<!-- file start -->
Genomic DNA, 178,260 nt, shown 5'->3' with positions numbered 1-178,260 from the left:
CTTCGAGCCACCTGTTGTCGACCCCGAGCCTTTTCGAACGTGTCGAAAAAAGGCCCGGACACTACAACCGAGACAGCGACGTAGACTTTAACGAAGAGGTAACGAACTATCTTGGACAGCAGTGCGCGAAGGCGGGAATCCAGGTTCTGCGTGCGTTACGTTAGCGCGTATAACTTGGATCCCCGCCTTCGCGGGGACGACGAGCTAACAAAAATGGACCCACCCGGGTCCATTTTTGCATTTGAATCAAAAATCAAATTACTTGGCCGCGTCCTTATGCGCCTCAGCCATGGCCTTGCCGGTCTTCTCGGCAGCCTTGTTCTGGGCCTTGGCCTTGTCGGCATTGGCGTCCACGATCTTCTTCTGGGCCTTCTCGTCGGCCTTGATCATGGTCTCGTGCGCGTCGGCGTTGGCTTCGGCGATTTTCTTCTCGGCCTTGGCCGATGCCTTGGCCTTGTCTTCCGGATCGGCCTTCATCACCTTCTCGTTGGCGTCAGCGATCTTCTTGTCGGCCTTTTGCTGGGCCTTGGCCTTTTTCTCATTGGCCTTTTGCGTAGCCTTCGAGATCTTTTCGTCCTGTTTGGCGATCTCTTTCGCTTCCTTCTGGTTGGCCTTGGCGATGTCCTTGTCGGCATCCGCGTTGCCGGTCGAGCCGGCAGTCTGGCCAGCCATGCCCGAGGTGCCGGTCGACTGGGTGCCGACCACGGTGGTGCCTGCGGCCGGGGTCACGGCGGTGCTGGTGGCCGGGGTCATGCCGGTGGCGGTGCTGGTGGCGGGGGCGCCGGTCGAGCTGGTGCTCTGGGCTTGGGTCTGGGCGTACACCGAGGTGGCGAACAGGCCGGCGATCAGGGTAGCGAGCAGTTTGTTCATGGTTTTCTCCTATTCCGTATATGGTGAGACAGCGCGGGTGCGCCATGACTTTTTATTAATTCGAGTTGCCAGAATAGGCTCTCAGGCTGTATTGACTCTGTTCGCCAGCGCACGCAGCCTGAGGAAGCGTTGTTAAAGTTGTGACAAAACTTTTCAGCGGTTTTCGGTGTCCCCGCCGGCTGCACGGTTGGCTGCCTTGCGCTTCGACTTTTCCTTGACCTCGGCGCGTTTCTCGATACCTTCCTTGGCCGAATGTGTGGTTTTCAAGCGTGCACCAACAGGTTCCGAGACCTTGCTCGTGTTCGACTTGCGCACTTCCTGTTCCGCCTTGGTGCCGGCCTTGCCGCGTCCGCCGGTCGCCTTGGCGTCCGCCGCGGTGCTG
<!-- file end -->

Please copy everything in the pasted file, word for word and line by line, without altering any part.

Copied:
Genomic DNA, 178,260 nt, shown 5'->3' with positions numbered 1-178,260 from the left:
CTTCGAGCCACCTGTTGTCGACCCCGAGCCTTTTCGAACGTGTCGAAAAAAGGCCCGGACACTACAACCGAGACAGCGACGTAGACTTTAACGAAGAGGTAACGAACTATCTTGGACAGCAGTGCGCGAAGGCGGGAATCCAGGTTCTGCGTGCGTTACGTTAGCGCGTATAACTTGGATCCCCGCCTTCGCGGGGACGACGAGCTAACAAAAATGGACCCACCCGGGTCCATTTTTGCATTTGAATCAAAAATCAAATTACTTGGCCGCGTCCTTATGCGCCTCAGCCATGGCCTTGCCGGTCTTCTCGGCAGCCTTGTTCTGGGCCTTGGCCTTGTCGGCATTGGCGTCCACGATCTTCTTCTGGGCCTTCTCGTCGGCCTTGATCATGGTCTCGTGCGCGTCGGCGTTGGCTTCGGCGATTTTCTTCTCGGCCTTGGCCGATGCCTTGGCCTTGTCTTCCGGATCGGCCTTCATCACCTTCTCGTTGGCGTCAGCGATCTTCTTGTCGGCCTTTTGCTGGGCCTTGGCCTTTTTCTCATTGGCCTTTTGCGTAGCCTTCGAGATCTTTTCGTCCTGTTTGGCGATCTCTTTCGCTTCCTTCTGGTTGGCCTTGGCGATGTCCTTGTCGGCATCCGCGTTGCCGGTCGAGCCGGCAGTCTGGCCAGCCATGCCCGAGGTGCCGGTCGACTGGGTGCCGACCACGGTGGTGCCTGCGGCCGGGGTCACGGCGGTGCTGGTGGCCGGGGTCATGCCGGTGGCGGTGCTGGTGGCGGGGGCGCCGGTCGAGCTGGTGCTCTGGGCTTGGGTCTGGGCGTACACCGAGGTGGCGAACAGGCCGGCGATCAGGGTAGCGAGCAGTTTGTTCATGGTTTTCTCCTATTCCGTATATGGTGAGACAGCGCGGGTGCGCCATGACTTTTTATTAATTCGAGTTGCCAGAATAGGCTCTCAGGCTGTATTGACTCTGTTCGCCAGCGCACGCAGCCTGAGGAAGCGTTGTTAAAGTTGTGACAAAACTTTTCAGCGGTTTTCGGTGTCCCCGCCGGCTGCACGGTTGGCTGCCTTGCGCTTCGACTTTTCCTTGACCTCGGCGCGTTTCTCGATACCTTCCTTGGCCGAATGTGTGGTTTTCAAGCGTGCACCAACAGGTTCCGAGACCTTGCTCGTGTTCGACTTGCGCACTTCCTGTTCCGCCTTGGTGCCGGCCTTGCCGCGTCCGCCGGTCGCCTTGGCGTCCGCCGCGGTGCTG